National Fisherman

The New England groundfishery is a disaster. Conservationists know it, the federal government knows it, processors, shipyards and supply houses know it. And nobody knows it like fishermen do.
 
The source of the disaster can be summed up in a word: Complexity.
 

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Maine regulators are drawing up the first management plan to protect rockweed, a common seaweed on the Maine coast that supported a $20 million industry in 2012 and is likely to attract even more intensive harvesting as global markets expand.
 

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Alaska has seen the development of successful mines at places like Fort Knox, Greens Creek and Red Dog. Some mines produce positive benefits for both Alaska and the mining industry.
 

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ILIAMNA, Alaska — It was another subfreezing day in Alaska as Glen Alsworth prepared for a 200-mile flight to a remote southwestern region of the state. Oreos, diapers and milk were among the items he stored in the back of his plane.
 
Before long, the single-engine aircraft glided past the Redoubt Volcano and through the ravines of glacier-runoff water. Wonder and satisfaction crossed Alsworth’s face.
 

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Commercial fishing in Morro Bay could suffer a big blow come January 1. That's because a two-year old program called the "Catch Share System" will allow fishermen to buy and sell fish catch quotas to the highest bidder after the New Year.
 

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The weeks leading to the holidays tend to be the most active for oyster poachers in the Chesapeake Bay, but the Maryland Department of Natural Resources and state police were hoping in recent days that new technology and harsher penalties would help them crack down on illegal oyster harvesting.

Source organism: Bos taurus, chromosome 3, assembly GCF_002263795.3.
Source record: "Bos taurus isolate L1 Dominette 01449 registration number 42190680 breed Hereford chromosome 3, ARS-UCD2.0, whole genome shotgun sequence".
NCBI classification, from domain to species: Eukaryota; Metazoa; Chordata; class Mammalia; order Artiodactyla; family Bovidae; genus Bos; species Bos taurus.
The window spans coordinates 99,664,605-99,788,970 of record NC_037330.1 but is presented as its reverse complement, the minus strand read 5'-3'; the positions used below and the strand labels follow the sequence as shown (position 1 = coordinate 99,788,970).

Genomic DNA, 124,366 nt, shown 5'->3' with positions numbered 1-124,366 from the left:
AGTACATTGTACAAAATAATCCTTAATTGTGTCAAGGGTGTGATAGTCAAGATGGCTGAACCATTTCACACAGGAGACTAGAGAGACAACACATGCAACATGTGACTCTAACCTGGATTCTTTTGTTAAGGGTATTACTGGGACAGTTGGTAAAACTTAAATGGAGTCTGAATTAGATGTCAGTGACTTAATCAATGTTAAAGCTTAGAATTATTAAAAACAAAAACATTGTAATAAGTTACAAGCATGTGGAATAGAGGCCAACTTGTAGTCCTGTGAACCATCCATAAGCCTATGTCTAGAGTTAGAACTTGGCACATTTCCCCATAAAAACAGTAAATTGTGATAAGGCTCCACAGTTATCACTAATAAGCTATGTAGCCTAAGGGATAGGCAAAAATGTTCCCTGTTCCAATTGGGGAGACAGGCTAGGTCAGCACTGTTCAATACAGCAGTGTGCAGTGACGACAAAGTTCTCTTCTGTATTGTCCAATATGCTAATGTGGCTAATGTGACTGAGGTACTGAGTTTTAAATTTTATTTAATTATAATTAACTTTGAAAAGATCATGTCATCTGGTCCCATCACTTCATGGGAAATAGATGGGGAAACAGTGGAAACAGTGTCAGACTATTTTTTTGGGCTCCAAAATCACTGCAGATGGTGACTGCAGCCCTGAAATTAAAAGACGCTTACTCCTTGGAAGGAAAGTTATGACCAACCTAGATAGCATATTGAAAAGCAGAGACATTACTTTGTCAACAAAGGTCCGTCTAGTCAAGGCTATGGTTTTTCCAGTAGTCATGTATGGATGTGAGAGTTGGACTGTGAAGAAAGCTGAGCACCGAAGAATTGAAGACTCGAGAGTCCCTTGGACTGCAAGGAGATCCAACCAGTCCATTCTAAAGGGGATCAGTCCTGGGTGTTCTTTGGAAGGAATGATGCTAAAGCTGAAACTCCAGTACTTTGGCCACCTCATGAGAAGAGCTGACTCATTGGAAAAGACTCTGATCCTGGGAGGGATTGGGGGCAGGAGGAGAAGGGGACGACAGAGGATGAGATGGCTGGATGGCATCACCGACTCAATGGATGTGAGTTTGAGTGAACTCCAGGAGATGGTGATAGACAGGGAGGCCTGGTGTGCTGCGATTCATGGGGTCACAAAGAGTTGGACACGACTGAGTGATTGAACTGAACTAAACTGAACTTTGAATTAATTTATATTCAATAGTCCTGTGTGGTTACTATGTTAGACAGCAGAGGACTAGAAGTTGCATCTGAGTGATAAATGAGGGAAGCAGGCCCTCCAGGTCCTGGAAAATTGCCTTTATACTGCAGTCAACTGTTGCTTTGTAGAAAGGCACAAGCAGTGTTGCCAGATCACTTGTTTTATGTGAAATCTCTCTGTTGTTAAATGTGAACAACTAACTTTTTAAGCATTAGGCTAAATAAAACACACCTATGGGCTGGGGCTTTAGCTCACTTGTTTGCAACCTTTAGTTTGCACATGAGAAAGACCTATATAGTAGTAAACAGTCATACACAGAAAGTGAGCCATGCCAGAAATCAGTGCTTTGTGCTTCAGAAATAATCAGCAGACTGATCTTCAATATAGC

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The historical record makes it clear that the current New England groundfish fishery disaster is but one of many disasters that have threatened the industry over its 400-year history ("Our View: Complex fisheries need the best minds," Dec. 22). The fishery has endured chronic crises since at least 1789, when a delegation of vessel owners from Marblehead asked Congress for financial assistance to counteract the losses being suffered by the industry. At the time, Marblehead was the top fishing port in North America, but the number of boats had declined dramatically as profits fell. That request led to the "cod bounty," a subsidy to the groundfish fishery that remained in place until 1864. The repeal of the cod bounty is cited by historians as one cause of the "complete collapse" of the Maine fishing industry by 1890.
 

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Police in Lincoln City, Ore., say their search has been called off for a shrimp fisherman missing on Siletz Bay on the Oregon coast.
 

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A matrix of shallow, placid streams covers the vast, flat marshland at the mouth of Texas’ Colorado River as it empties into the Gulf of Mexico. Chewing on a plastic-tipped cigar, Buddy Treybig steers his shrimp boat through canals and into Matagorda Bay.
 

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BOSTON – State Senate Minority Leader Bruce Tarr, renewing his call to confront “serious threats to the survival of the groundfish industry in Massachusetts,” has filed legislation aimed at putting the state’s clout behind marketing seafood products.
 

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National Fisherman Live

National Fisherman Live: 7/29/14

In this episode:

  • Dismal Kenai king return prompts closures
  • State, feds unveil salmon restoration plans
  • Slow start for Maine’s lobster season
  • Va. oyster harvest up 25 percent in 2013
  • Fishermen tangle lines in snapper battle

National Fisherman Live: 7/17/14

In this episode, National Fisherman's Boats & Gear Editor Michael Crowley talks with Mike Hillers about the Simrad PX Multisensor.

 

Inside the Industry

PORTLAND, Maine – The Maine Lobster Marketing Collaborative has appointed Matt Jacobson as its new executive director.
 
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The Gulf of Mexico Fishery Management Council will convene its Red Snapper Advisory Panel Wednesday, July 30, 2014, from 8:30 a.m. to 5:00 p.m. at the council office — 2203 N. Lois Avenue, Suite 1100, in Tampa, Fla. 

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